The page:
Our protocol was similar to that used to examine the dose-response relationship for antagonism of d-tubocurarine by edrophonium, neostigmine, and pyridostigmine. In those studies, d-tubocurarine was infused to 90% steady-state block, after which single bolus doses of the antagonist were administered, and the infusion was continued unchanged. Under these experimental conditions, the neuromuscular effect of the antagonist was evaluated in the presence of a presumed constant plasma concentration of the muscle relaxant and unchanging anesthetic potentiation and PCO2. Although d-tubocurarine concentrations were not measured in those experiments, its pharmacokinetic characteristics and metabolic pathways suggest that its concentrations remained constant from antagonist administration to peak effect. In contrast, neostigmine's effect on the activity of plasma cholinesterase suggested (as demonstrated in the current study) that neostigmine administration would increase plasma mivacurium concentrations.
The results of the current study provide insight into an issue that we raised in a similar study of mivacurium's antagonism by edrophonium. In that study, 125-2,000 micro gram/kg edrophonium increased the concentration of mivacurium's two potent stereoisomers 48% and 79% (Figure 4) despite no change in the activity of plasma cholinesterase. We were unable to reconcile the lack of change in plasma cholinesterase activity with the rapid (peaking at 1-2 min), marked increase in plasma mivacurium concentrations and speculated that edrophonium might increase mivacurium concentrations by displacement from tissue rather than by altering metabolism. In the current study, neostigmine increased the concentration of mivacurium's two potent stereoisomers 20% and 35% at 2 min (Figure 4) despite nearly complete inhibition of plasma cholinesterase activity. This increase in mivacurium concentrations was smaller than that observed after edrophonium. This suggests that the increase in mivacurium concentrations with edrophonium did not result from edrophonium altering mivacurium's metabolism but rather from displacement of mivacurium from tissue. We are unable to explain why a similar displacement was not observed when edrophonium antagonized vecuronium.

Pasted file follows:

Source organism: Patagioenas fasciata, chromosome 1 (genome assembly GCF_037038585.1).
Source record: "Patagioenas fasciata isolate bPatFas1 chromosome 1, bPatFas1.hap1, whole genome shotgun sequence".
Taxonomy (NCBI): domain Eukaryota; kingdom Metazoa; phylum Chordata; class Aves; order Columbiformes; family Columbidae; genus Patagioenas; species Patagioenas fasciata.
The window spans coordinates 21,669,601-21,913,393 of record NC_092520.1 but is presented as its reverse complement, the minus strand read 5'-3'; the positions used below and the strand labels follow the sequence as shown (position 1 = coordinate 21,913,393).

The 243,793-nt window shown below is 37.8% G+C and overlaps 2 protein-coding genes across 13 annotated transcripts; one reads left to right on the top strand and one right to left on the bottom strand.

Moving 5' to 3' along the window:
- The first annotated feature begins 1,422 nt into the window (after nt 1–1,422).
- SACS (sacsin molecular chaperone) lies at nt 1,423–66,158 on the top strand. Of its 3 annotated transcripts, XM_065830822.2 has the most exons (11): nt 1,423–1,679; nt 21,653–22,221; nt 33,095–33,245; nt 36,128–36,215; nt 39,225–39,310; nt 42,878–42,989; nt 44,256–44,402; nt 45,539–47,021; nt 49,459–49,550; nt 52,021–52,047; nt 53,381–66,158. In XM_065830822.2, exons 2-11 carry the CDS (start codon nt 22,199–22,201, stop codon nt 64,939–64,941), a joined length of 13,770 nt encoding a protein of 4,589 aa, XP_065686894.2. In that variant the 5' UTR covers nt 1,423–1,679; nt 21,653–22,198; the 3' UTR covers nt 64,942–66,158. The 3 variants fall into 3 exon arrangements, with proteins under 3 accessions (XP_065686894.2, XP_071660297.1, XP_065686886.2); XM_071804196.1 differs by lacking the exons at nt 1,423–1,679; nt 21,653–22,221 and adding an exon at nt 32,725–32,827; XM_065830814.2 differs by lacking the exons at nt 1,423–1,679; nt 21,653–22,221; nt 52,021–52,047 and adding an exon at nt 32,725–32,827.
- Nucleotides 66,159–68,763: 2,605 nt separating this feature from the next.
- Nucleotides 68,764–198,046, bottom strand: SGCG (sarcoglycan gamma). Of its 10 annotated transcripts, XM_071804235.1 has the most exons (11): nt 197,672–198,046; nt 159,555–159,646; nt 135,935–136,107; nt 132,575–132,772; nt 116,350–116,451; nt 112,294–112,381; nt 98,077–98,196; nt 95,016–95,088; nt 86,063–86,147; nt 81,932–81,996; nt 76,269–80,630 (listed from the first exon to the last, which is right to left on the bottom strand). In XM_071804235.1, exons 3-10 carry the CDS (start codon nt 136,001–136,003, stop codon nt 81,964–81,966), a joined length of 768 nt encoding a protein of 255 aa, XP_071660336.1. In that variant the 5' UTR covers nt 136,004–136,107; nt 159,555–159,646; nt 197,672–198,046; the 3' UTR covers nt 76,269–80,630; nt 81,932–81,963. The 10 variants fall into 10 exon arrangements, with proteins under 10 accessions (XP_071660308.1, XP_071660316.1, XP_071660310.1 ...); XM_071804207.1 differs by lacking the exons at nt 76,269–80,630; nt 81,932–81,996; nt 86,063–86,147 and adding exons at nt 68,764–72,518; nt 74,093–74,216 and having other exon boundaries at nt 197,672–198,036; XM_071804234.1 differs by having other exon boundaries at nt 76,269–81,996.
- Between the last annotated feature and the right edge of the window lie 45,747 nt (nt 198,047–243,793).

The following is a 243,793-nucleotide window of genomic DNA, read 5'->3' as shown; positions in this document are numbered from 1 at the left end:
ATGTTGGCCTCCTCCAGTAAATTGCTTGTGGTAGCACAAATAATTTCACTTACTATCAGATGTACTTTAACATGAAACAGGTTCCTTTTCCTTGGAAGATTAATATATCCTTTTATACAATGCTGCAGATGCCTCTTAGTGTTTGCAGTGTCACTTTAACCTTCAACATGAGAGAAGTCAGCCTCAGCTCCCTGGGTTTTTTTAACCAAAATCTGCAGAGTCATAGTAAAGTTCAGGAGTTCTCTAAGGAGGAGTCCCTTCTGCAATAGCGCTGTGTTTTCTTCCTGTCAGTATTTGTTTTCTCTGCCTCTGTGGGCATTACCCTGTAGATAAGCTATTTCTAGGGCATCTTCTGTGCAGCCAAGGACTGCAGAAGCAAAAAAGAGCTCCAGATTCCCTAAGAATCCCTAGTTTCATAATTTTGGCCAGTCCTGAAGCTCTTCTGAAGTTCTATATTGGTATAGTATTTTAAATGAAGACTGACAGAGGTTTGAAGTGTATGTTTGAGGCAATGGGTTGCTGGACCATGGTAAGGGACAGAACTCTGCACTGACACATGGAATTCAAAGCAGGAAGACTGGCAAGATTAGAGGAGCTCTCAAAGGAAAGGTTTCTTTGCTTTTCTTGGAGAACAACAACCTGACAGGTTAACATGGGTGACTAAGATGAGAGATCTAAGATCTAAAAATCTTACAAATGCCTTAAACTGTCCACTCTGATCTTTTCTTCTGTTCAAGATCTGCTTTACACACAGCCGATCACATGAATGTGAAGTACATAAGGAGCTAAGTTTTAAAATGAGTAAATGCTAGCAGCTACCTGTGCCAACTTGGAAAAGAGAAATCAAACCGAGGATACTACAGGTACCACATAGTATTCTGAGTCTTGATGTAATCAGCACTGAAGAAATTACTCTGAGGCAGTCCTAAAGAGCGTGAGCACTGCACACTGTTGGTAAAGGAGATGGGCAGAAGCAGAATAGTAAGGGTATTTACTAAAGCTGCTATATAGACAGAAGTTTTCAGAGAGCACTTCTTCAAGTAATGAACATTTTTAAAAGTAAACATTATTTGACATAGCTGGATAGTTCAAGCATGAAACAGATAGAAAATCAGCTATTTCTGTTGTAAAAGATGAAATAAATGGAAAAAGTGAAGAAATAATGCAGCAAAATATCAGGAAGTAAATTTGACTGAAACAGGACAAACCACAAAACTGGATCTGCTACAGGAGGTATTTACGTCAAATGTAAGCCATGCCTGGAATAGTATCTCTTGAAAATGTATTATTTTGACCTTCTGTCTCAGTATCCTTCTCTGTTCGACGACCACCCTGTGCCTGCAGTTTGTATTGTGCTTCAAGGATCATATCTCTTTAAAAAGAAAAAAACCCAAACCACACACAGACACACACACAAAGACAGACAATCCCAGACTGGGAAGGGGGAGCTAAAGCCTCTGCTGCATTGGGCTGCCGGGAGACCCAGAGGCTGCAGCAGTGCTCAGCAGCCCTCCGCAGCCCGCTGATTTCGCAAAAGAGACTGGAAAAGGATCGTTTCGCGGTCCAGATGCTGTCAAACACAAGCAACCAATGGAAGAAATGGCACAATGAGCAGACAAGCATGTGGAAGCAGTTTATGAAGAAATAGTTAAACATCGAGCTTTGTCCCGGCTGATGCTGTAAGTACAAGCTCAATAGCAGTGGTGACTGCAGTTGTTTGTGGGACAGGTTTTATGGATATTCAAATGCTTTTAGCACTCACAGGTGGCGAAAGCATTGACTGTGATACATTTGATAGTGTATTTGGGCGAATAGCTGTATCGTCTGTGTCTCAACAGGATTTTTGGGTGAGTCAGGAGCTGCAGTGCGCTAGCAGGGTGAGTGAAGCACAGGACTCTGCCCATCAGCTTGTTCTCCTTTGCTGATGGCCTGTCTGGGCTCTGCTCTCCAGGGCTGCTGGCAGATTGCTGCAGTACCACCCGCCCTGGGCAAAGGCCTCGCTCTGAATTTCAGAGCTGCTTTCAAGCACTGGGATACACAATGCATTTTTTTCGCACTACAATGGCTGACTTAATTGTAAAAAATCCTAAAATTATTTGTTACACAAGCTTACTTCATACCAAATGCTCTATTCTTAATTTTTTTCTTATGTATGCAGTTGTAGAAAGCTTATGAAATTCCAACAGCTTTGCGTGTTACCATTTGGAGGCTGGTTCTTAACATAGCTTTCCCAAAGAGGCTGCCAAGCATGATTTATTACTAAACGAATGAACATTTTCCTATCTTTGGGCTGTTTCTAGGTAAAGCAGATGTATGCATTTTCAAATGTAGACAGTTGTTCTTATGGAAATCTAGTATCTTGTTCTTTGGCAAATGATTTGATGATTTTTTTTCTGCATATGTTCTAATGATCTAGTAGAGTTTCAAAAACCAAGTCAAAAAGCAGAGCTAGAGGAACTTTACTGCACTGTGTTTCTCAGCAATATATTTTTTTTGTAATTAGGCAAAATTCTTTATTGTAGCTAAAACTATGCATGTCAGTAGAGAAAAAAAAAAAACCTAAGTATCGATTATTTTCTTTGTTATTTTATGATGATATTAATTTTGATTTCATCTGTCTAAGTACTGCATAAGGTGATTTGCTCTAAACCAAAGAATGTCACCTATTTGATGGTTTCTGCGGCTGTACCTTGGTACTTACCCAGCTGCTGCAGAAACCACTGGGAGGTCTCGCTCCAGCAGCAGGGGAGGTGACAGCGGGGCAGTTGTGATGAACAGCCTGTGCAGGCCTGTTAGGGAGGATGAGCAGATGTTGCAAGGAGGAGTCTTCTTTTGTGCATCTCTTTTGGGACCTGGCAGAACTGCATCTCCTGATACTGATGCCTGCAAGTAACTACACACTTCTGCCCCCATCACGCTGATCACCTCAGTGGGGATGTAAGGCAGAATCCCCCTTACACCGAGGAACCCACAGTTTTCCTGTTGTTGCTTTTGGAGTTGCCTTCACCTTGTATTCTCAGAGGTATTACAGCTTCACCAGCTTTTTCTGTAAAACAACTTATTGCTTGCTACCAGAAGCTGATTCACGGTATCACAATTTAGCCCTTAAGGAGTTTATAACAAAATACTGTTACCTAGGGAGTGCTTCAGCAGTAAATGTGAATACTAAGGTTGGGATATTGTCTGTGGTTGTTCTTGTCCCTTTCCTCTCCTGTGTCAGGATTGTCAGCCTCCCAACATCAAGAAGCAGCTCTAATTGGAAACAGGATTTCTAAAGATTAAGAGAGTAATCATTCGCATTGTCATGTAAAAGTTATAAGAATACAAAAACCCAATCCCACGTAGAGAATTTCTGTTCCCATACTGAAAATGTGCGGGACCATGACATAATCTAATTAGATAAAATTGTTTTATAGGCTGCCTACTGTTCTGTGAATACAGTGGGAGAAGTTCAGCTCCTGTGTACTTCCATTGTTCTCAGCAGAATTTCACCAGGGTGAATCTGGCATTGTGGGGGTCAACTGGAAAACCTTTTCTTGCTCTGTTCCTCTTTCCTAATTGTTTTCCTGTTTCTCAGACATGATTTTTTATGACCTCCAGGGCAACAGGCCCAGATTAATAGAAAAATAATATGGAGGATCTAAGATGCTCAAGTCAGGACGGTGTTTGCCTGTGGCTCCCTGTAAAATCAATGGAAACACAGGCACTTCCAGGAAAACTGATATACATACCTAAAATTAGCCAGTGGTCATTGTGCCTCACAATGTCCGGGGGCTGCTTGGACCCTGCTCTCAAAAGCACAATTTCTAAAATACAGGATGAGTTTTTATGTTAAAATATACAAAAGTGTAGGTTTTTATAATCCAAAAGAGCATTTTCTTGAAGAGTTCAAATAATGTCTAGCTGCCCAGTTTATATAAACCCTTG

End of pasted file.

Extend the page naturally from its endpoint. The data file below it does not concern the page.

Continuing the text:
In summary, we antagonized constant infusions of muscle relaxants with neostigmine, finding less effective antagonism of mivacurium compared to that of vecuronium. After neostigmine, plasma mivacurium (but not vecuronium) concentrations increased, at least partially explaining this difference. Our results may explain Kao et al.'s observation that neostigmine delayed recovery from profound mivacurium-induced neuromuscular blockade. In addition, our results suggest that the role of neostigmine in the antagonism of mivacurium may differ from its role in the antagonism of other nondepolarizing muscle relaxants and deserves further study.
The authors thank Ronald D. Miller, M.D., for assisting with study design. The spectrofluorometric detector for the mivacurium assay was purchased with an Educational Grant from Burroughs Wellcome, Inc.
* Cook DR, Chakravorti S, Brandom BW, Stiller RL: Effects of neostigmine, edrophonium and succinylcholine on the in vitro metabolism of mivacurium: Clinical correlates (abstract). ANESTHESIOLOGY 77:A948, 1992.